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Ubisoft has five 'triple-A' games coming before April 2021, Beyond Good and Evil 2 isn't one of them

(Image credit: Ubisoft)

Ubisoft took a big hit last year when it announced long delays of major releases including Watch Dogs Legion, Rainbow Six Quarantine, and Gods and Monsters, following the failures of Ghost Recon Breakpoint and, to a lesser extent, The Division 2. CEO Yves Guillemot said at the time that while the delays "will have a very significant impact on our financial results" for the year, "we want our teams to have more development time to ensure that their respective innovations are perfectly implemented so as to deliver optimal experiences for players."

At the time, all three games were moved into the company's 2020-21 fiscal year, which begins on April 1. During today's Q3 investors call, Guillemot confirmed that the three games remain on track, along with two other unnamed games: Three "triple A" are now slated to release in the third quarter of the year—between October 1 and December 31, 2020, the big holiday season—and two are set for the fourth quarter.

"We are excited by the prospect of our lineup. The competitive environment will be challenging, but our production is progressing well, and our games will benefit from strong differentiation pillars. We also believe we have a well-balanced release schedule planned. It is not the first time we have had many releases in a given year, with five triple-As in financial year 15," Guillemot said during the call.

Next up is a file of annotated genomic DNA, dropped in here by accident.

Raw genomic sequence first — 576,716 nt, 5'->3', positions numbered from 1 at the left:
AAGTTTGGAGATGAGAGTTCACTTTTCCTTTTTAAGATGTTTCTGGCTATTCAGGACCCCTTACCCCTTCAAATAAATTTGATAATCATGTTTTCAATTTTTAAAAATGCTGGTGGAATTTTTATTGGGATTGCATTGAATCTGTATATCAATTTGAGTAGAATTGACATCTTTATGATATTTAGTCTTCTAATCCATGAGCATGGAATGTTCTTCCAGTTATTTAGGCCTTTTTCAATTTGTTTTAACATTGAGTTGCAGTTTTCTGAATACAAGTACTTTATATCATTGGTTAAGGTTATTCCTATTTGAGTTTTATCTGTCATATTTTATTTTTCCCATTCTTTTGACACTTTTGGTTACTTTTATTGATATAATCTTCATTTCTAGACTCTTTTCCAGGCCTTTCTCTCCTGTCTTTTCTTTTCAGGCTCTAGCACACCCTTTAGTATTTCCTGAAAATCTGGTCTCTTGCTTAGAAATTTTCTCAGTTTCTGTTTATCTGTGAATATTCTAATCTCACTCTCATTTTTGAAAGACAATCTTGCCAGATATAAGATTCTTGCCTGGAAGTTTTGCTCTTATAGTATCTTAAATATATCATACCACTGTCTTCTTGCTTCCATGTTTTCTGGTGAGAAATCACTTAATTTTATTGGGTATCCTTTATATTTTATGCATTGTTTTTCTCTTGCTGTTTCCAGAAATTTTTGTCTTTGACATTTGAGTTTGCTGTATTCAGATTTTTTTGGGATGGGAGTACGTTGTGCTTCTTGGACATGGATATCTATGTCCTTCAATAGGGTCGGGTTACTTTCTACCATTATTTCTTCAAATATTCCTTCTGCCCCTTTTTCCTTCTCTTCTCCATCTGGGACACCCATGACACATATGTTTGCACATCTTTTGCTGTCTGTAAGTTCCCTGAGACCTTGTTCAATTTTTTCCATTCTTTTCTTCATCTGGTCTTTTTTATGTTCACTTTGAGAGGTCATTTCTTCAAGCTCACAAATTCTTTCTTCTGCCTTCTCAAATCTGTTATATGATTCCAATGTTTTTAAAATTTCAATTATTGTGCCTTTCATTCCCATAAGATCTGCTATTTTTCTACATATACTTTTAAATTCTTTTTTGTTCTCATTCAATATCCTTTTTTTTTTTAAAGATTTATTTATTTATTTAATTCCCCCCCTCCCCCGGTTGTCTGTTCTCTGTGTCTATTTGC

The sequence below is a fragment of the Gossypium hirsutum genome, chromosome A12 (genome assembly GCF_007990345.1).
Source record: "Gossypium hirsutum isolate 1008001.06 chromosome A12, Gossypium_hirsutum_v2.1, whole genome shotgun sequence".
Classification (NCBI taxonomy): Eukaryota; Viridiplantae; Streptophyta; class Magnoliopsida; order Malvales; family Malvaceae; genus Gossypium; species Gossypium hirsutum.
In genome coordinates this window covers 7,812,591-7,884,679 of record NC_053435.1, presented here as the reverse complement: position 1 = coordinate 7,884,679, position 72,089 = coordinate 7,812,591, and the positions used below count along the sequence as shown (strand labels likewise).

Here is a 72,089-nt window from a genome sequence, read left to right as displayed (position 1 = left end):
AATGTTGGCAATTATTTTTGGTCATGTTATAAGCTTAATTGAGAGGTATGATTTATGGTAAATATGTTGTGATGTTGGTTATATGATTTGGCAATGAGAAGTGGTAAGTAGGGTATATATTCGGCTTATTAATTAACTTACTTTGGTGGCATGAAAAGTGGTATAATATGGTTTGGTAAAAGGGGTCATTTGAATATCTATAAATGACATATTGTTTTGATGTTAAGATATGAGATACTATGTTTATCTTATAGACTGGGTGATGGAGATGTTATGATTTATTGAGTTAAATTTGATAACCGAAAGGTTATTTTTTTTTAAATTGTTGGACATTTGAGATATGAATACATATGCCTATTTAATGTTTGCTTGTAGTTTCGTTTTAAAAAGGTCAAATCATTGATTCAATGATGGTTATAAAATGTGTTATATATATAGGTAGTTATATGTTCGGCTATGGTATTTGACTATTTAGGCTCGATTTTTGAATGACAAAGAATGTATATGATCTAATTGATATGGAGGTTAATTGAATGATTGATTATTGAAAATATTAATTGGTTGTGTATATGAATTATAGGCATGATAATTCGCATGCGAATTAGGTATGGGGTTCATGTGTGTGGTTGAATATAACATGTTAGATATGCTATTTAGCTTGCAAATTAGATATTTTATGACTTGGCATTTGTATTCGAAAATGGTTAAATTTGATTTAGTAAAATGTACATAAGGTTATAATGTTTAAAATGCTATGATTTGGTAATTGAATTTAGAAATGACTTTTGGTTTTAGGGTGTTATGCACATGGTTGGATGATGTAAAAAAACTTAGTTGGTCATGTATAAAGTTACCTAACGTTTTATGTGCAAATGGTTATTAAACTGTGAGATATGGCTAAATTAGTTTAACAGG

"And the year will not be limited to those five games, as we will also release titles with deep social layers, like Roller Champions." (For more on what "deep social layer" means, check out Phil's guide to making friends in the game.) 

Unfortunately for anyone hoping that Beyond Good and Evil 2 , which was first revealed to the world in 2008 (no, not 2018, 2008), might be part of that lineup, it will not: "On BG&E2, we can't give you more information," Guillemot said, "except the fact that it's not going be in the five games we will announce."

Andy covers the day-to-day happenings in the big, wide world of PC gaming—the stuff we call "news." In his off hours, he wishes he had time to play the 80-hour RPGs and immersive sims he used to love so much.